HawaiiChild Custody Law
Hawaii Child Custody Guide :: Table of Contents
Child Custody General Information - What Is Child Custody?
Child custody is defined as the guardianship over a child, which covers both physical custody and legal custody. In a child custody dispute the court may award joint custody to both parents or sole custody to a single parent.
Child custody cases in Hawaii can be either contested and resolved by court order, or noncontested and defined in a child custody agreement between the parents. A custody agreement or order will legally determine, at minimum, the following things:
- Where the child lives (physical custody)
- Who is involved in making parenting decisions (legal custody)
- How the visitation schedule with non-custodial parents or relatives is arranged
This page describes how a contested child custody case is handled in the Hawaii court system, and what factors are used to determine which parent gets custody.
Hawaii Custody Court Considerations Table
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Hawaii Child Custody Law Summary
After a breakup or divorce in Hawaii, couples with children must come to a child custody agreement that describes which parent the children will live with, how visitation will be scheduled, and how the non-custodial parent will pay child support.
Some of the factors considered by Hawaii in child custody cases include the child's wishes and any history of domestic violence.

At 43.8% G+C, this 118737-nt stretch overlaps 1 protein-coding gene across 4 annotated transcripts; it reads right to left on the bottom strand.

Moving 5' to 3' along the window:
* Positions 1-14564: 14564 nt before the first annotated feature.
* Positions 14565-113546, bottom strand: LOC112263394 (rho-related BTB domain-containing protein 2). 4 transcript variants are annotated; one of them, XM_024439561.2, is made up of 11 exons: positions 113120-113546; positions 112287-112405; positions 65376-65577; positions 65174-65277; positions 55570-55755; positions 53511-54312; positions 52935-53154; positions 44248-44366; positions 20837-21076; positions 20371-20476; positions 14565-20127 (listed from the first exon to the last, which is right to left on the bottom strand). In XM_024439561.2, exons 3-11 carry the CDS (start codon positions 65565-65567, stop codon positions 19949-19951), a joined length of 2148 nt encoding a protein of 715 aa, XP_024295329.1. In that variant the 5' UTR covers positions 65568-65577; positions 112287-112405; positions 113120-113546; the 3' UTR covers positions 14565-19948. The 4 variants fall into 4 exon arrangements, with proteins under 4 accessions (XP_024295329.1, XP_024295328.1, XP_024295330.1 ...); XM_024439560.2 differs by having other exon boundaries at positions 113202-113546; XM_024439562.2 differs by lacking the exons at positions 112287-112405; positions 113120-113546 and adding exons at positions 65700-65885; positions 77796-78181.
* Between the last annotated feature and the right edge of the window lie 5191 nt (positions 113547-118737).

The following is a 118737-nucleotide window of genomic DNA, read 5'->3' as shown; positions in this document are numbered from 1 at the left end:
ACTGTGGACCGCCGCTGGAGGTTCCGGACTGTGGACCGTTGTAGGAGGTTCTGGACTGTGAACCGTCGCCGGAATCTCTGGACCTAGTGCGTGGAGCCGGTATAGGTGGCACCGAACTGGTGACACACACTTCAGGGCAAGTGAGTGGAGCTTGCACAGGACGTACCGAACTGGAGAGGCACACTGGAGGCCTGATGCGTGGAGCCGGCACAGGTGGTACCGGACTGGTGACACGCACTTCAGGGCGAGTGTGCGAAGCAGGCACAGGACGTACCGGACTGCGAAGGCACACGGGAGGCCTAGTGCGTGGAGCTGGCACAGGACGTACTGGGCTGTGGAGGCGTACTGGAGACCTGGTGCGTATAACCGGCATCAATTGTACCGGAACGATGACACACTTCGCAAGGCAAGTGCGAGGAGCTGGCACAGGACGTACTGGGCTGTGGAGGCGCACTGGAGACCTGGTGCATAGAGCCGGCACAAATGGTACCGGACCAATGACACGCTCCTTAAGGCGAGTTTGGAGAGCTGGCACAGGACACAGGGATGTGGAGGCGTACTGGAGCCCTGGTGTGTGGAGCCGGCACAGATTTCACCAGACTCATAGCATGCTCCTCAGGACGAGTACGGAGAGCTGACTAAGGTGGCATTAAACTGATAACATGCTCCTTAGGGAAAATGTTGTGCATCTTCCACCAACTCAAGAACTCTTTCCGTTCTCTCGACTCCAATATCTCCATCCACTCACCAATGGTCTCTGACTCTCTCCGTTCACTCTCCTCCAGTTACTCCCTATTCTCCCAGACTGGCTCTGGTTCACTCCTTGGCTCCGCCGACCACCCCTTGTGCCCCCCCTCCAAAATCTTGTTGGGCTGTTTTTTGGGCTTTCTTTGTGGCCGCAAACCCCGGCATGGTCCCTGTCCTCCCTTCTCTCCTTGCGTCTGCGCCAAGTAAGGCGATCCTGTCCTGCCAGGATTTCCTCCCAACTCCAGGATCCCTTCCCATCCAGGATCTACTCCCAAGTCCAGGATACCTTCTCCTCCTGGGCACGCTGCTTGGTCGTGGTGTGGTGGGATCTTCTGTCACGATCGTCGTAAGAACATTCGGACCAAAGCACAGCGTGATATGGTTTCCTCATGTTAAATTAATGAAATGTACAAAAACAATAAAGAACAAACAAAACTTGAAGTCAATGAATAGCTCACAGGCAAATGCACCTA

In determining the amount of the bond, the court shall consider the financial circumstances of the perpetrator of family violence; (H) Impose any other condition that is deemed necessary to provide for the safety of the child, the victim of family violence, or other family or household member; and (I) Order the address of the child and the victim to be kept confidential; (12) The court may refer but shall not order an adult who is a victim of family violence to attend, either individually or with the perpetrator of the family violence, counseling relating to the victim's status or behavior as a victim as a condition of receiving custody of a child or as a condition of visitation; (13) If a court allows a family or household member to supervise visitation, the court shall establish conditions to be followed during visitation; (14) A supervised visitation center shall provide a secure setting and specialized procedures for supervised visitation and the transfer of children for visitation and supervision by a person trained in security and the avoidance of family violence; (15) The court may include in visitation awarded pursuant to this section visitation by electronic communication provided that the court shall additionally consider the potential for abuse or misuse of the electronic communication, including the equipment used for the communication, by the person seeking visitation or by persons who may be present during the visitation or have access to the communication or equipment; whether the person seeking visitation has previously violated a temporary restraining order or protective order; and whether adequate provision can be made for the physical safety and psychological well-being of the child and for the safety of the custodial parent; (16) The court may set conditions for visitation by electronic communication under paragraph (15), including visitation supervised by another person or occurring in a protected setting. Where there is no child custody evaluator available that meets the requirements and standards, or any child custody evaluator to serve indigent parties, the court may appoint a person otherwise willing and available in accordance with section 571-46.4; (5) The court may hear the testimony of any person or expert, produced by any party or upon the court's own motion, whose skill, insight, knowledge, or experience is such that the person's or expert's testimony is relevant to a just and reasonable determination of what is for the best physical, mental, moral, and spiritual well-being of the child whose custody is at issue; (6) Any custody award shall be subject to modification or change whenever the best interests of the child require or justify the modification or change and, wherever practicable, the same person who made the original order shall hear the motion or petition for modification of the prior award; (7) Reasonable visitation rights shall be awarded to parents, grandparents, siblings, and any person interested in the welfare of the child in the discretion of the court, unless it is shown that rights of visitation are detrimental to the best interests of the child; (8) The court may appoint a guardian ad litem to represent the interests of the child and may assess the reasonable fees and expenses of the guardian ad litem as costs of the action, payable in whole or in part by either or both parties as the circumstances may justify; (9) In every proceeding where there is at issue a dispute as to the custody of a child, a determination by the court that family violence has been committed by a parent raises a rebuttable presumption that it is detrimental to the child and not in the best interest of the child to be placed in sole custody, joint legal custody, or joint physical custody with the perpetrator of family violence. In addition to other factors that a court shall consider in a proceeding in which the custody of a child or visitation by a parent is at issue, and in which the court has made a finding of family violence by a parent: (A) The court shall consider as the primary factor the safety and well-being of the child and of the parent who is the victim of family violence; (B) The court shall consider the perpetrator's history of causing physical harm, bodily injury, or assault or causing reasonable fear of physical harm, bodily injury, or assault to another person; and (C) If a parent is absent or relocates because of an act of family violence by the other parent, the absence or relocation shall not be a factor that weighs against the parent in determining custody or visitation; (10) A court may award visitation to a parent who has committed family violence only if the court finds that adequate provision can be made for the physical safety and psychological well-being of the child and for the safety of the parent who is a victim of family violence; (11) In a visitation order, a court may: (A) Order an exchange of a child to occur in a protected setting; (B) Order visitation supervised by another person or agency; (C) Order the perpetrator of family violence to attend and complete, to the satisfaction of the court, a program of intervention for perpetrators or other designated counseling as a condition of the visitation; (D) Order the perpetrator of family violence to abstain from possession or consumption of alcohol or controlled substances during the visitation and for twenty-four hours preceding the visitation; (E) Order the perpetrator of family violence to pay a fee to defray the costs of supervised visitation; (F) Prohibit overnight visitation; (G) Require a bond from the perpetrator of family violence for the return and safety of the child.